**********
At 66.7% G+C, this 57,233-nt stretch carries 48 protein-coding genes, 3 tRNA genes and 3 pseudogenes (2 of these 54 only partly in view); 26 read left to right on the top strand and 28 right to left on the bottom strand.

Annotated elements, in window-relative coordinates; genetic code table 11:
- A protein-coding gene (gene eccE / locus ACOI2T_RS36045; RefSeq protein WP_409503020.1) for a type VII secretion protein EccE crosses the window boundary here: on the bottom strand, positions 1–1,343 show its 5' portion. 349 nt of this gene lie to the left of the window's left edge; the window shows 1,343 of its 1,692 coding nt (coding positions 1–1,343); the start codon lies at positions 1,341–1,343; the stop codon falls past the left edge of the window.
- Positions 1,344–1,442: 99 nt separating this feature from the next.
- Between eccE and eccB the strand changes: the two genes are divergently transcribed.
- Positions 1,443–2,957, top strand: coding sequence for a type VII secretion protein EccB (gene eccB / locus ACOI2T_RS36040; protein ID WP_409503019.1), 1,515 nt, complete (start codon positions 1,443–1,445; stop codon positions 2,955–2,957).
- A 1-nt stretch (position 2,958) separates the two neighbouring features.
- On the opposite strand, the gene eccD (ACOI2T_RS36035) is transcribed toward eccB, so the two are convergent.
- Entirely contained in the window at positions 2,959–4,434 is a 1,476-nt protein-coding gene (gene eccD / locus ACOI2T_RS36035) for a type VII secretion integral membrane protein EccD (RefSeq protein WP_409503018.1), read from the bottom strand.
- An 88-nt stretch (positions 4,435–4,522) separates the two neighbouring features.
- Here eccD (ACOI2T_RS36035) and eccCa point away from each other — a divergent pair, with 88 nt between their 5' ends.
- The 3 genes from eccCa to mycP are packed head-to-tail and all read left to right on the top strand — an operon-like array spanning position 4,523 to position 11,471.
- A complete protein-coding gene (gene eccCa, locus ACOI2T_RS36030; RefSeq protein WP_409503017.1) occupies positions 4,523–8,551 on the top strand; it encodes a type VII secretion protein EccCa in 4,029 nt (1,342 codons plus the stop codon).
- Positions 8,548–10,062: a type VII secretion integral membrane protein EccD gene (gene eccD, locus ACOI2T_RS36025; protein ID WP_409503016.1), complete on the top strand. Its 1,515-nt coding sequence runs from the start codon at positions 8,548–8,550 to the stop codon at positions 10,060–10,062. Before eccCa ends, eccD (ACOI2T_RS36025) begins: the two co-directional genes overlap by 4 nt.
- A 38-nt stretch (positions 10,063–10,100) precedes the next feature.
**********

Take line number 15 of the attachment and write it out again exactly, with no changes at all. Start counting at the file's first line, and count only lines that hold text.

- A 38-nt stretch (positions 10,063–10,100) precedes the next feature.